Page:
Monday, 11 November 2013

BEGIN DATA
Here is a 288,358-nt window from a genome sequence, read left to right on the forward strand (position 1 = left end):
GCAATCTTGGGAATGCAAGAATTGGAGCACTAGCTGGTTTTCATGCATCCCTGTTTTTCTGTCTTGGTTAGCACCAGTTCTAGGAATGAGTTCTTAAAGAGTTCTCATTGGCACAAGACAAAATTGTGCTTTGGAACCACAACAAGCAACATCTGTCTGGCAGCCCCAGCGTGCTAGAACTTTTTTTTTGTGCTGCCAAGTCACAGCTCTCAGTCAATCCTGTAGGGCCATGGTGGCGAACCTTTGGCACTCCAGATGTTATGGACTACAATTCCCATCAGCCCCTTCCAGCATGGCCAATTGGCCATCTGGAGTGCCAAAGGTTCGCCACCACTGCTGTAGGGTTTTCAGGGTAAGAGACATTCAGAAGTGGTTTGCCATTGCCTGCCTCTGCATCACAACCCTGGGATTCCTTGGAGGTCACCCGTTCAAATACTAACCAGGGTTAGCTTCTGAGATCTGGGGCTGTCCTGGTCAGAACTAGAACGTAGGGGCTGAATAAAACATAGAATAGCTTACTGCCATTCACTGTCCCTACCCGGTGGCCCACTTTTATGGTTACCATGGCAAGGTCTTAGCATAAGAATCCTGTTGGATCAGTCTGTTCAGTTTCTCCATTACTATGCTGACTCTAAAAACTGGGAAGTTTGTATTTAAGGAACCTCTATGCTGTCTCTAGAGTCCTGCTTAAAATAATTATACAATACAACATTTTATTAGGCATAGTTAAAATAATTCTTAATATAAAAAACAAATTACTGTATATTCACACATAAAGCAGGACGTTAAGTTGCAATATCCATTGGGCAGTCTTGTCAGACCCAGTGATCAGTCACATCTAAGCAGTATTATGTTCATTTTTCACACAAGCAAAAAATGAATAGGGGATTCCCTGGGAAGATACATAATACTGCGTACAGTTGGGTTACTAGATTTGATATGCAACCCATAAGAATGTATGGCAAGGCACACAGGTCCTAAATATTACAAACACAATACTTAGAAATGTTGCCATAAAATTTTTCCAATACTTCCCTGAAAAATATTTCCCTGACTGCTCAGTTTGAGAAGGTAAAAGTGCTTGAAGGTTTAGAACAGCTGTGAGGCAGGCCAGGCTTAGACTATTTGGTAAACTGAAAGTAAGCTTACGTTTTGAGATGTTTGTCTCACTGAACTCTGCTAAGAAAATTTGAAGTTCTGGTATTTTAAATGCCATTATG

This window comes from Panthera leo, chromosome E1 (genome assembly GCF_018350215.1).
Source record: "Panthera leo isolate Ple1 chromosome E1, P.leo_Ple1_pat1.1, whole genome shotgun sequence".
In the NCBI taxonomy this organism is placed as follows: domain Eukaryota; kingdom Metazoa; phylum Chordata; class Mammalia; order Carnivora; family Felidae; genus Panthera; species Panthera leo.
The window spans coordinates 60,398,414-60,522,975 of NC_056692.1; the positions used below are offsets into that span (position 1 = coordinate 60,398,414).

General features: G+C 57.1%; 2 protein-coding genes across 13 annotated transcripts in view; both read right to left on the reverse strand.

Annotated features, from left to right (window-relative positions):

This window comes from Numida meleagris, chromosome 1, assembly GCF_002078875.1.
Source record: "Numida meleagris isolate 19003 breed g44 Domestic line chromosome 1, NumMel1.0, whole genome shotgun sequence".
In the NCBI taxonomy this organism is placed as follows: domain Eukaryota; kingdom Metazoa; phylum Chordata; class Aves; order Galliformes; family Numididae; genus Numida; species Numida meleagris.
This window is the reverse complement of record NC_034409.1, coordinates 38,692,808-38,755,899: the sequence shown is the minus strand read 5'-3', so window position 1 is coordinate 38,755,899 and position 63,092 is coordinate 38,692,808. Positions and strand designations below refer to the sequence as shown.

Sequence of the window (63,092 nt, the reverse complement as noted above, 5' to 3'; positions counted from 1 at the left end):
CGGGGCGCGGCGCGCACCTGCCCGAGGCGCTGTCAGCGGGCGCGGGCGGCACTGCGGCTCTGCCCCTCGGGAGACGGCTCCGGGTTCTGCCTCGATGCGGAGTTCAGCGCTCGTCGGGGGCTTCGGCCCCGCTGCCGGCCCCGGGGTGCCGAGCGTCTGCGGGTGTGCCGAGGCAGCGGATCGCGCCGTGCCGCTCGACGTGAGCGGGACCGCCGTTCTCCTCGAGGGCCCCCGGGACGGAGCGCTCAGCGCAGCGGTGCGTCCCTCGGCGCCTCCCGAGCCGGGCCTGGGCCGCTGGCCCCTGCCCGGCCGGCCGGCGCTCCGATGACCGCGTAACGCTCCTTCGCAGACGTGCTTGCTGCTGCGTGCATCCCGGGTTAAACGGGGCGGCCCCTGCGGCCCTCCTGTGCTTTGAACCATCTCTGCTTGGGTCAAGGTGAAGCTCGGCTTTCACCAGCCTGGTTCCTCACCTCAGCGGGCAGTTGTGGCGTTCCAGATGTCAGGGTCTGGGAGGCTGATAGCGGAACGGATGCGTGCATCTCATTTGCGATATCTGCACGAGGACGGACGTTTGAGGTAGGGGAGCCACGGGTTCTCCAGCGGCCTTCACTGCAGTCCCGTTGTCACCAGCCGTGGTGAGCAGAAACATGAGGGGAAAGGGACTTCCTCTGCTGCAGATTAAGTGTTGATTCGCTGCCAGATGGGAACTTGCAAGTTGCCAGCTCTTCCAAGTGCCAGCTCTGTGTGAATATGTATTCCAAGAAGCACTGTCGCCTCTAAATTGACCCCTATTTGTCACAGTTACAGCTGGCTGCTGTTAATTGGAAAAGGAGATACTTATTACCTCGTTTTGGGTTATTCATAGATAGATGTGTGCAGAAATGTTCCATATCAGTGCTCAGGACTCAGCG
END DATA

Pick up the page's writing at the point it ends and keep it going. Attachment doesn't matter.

I was all set to over turn the tables and drive out the money lenders in the Art under Attack exhibition at the Tate Britain when I thought I ought rather to check what the curator’s intentions were. It turns out that the parameters were narrower than you might have presumed – this is an exhibition about “Image breaking in Britain”. The show does achieve this end which makes it’s rather puritanical air seem rather appropriate. As with all acts of creativity (curating included) no matter how scholarly the intention, something unintended will emerge. Something that resonates beyond the artist’s intentions. I’m including curators as artists as the idea of re-appropriating and re-presenting is what a lot of contemporary art is about. The something here is the question of literacy rewiring the brain until we (civilisation) somehow lose the language to express the ineffable problems of being human. There are a few powerful moments in the show. I say powerful but they are not the visceral in your face thrills of YBA-dom. First there were the pages from the King James Bible with the image of God carefully blacked out. These are genuinely iconoclastic images that resonate on multifarious levels. They make me think of Richard Dawkins and the idea that we have invented god and the pagan void his absence leaves. Richard didn’t kill God but he is flogging the dead dog. After my visit the connection to Mark Wallinger's blacked out version of Jesus of Nazareth really hit home. The explanation informs us that this is a comment on how we have become attuned to viewing film and therefore do our best to fill in the mysterious void in the same way that church goers once learnt to view icons. There is a point here that we are shaped by any medium that saturates us but yes I can see the connection between the silent meditation of the church and the cinema both being examples of the gesamkunstwerk. There is something rather bothersome about the judgemental quality of the manner in which Wallinger's piece is presented. It seems to say aren’t we silly the way we are manipulated by a medium. Here then is the culture of violation where the hero highlights how easy it is to rupture human perception and ideas of identity lest we fall for the same trick. What I was hoping to find in the exhibition was an example of the forceful creativity inherent in destruction. I thought of Louise Bourgeois smashing plates to make herself feel better, Miro’s urge to scribble over the reified original or Goya’s exhultation of the idiosyncratic wobble of line. What I found was a very effective but literal interpretation of the word iconoclastic – broken icon. The most powerful and creative image was the contemporary image of the slashed Rokeby Venus which in itself was not created as art.